Furro doesn't accept information from players who are in a higher end guild, not because they are god-given geniuses of EverQuest (like many high end raiders think of themselves), but because he believes FL can figure out their own strategies and because their members deserve to have a chance to mess around with and figure out raid mechanics, too (not just have them handed to them, or passed around amongst the guilds who raided on beta). I remember this being somewhat frustrating, after repeated wipes, but I do understand why he does it. In fact FL has had raid strategies that were better than other guilds (in my case, SR), and in other ways executes certain types of raid strategies better (i.e. balance events).

    It's funny to me that many players seem to think the best guilds are the ones who beat the most content the fastest and that makes them the best players, but it's not so cut and dry. Many guilds and raid teams (like CTA and FL, both of which have old guard EQ players I see posting here who were, at one time, in very high end raid guilds) struggle simply because of not having a large enough percentage of high performing players. IMO the higher you go in raid guild rankings, the higher the percentage of good players there are. As much as I enjoy challenging raid content, I do really think it should be more accessible to more of the EQ community - it is more healthy for EQ's future.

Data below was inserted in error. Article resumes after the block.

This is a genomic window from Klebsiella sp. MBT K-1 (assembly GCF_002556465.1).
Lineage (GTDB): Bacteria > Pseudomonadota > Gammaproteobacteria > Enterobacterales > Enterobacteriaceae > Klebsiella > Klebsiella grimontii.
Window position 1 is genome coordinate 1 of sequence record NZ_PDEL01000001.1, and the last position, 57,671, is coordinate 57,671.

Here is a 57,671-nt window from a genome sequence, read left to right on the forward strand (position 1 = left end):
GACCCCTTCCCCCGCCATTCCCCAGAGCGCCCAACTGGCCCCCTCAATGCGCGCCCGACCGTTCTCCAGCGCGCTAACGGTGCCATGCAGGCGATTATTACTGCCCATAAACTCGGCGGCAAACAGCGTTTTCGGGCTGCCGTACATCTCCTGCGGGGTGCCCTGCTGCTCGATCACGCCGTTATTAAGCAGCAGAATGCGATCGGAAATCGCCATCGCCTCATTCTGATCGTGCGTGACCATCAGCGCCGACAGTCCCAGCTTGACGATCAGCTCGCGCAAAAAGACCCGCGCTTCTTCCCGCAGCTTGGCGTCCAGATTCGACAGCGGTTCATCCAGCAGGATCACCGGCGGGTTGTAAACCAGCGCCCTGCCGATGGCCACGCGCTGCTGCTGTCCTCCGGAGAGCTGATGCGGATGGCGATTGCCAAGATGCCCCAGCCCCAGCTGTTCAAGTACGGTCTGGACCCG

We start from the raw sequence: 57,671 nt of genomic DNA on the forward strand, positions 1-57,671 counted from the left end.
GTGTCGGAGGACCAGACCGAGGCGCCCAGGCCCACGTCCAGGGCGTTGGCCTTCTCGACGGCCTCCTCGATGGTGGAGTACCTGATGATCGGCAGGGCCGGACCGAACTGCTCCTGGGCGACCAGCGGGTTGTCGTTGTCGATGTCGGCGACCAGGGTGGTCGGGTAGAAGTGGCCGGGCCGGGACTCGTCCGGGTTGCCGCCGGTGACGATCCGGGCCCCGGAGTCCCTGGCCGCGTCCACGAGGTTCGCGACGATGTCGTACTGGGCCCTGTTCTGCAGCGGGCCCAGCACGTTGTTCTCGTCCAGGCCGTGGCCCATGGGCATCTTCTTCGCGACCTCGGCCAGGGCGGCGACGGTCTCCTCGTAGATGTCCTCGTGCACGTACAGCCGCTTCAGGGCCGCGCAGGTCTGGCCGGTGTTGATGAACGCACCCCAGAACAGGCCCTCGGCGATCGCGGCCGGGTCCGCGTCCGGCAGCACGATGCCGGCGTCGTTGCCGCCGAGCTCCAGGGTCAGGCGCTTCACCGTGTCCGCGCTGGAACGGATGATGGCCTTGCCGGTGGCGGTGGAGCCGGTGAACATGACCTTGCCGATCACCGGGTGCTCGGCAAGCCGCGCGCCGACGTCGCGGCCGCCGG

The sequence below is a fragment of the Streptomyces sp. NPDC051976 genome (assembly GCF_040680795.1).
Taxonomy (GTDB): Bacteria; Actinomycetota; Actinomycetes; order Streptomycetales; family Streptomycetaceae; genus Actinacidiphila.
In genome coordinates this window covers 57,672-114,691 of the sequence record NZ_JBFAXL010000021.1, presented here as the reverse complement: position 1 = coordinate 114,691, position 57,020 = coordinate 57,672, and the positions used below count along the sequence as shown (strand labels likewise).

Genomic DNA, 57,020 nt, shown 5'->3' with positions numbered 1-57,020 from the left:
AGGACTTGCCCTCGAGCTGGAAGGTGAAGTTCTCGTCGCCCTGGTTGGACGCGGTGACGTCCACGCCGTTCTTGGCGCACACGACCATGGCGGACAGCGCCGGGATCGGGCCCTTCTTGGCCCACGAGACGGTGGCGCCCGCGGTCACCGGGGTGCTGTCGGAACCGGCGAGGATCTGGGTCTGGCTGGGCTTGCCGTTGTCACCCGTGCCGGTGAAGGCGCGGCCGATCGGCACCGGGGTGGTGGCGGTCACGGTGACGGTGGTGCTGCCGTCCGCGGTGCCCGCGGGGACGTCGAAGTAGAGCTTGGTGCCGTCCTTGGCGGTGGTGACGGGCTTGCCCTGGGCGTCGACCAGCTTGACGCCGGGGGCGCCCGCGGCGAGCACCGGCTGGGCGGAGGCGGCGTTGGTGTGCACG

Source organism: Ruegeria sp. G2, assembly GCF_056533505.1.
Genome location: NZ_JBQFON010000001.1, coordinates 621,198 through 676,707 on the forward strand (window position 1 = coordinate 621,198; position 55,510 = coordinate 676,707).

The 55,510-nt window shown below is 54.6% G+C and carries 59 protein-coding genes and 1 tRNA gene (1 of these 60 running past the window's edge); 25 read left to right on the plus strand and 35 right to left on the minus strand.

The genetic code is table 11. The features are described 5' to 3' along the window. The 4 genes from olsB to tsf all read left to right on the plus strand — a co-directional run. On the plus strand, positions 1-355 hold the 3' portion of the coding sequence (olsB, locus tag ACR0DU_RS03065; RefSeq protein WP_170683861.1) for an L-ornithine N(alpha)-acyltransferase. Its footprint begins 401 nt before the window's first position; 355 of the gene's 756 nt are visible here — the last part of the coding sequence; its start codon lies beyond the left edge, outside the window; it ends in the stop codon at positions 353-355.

Perplexed, Elyssanda, Xeladom and 2 others like this.
  4. Sancus Augur

    I don't think server merges are the correct solution to this issue, but that's not a conversation I'm particularly interested in. The accessibility (or lack thereof) of content is a more interesting and pressing problem.

    Modern expansions only have 8-10 raids, and those raids need to serve a diverse pool of guilds ranging from relatively casual to relatively hardcore. The only way to accomplish that is to create some sort of difficulty curve across an expansion's raids, and I think that's been an issue over the past few expansions. I think it's been especially problematic for the combination of RoS and TBL because of the position of Vault in RoS progression and the relative difficulty of TBL T1 raids.

    To illustrate this point, I wanted to show the completion rates of each raid in TBM, EoK, and RoS as a percentage of the number of guilds to complete at least one raid in the expansion. I only counted wins during the expansion's life cycle (i.e. I excluded wins after the next expansion launched). It's worth noting that some portions of some expansions are non-linear, especially TBM, so the technical order of progression is not necessarily the order in which they're displayed on the following graphs. It's also worth noting that 40, 39, and 38 guilds completed at least one raid in the aforementioned expansions during their life cycle, respectively. As such, I feel fairly confident in saying all three had at least one relatively accessible raid. All that said, here they are: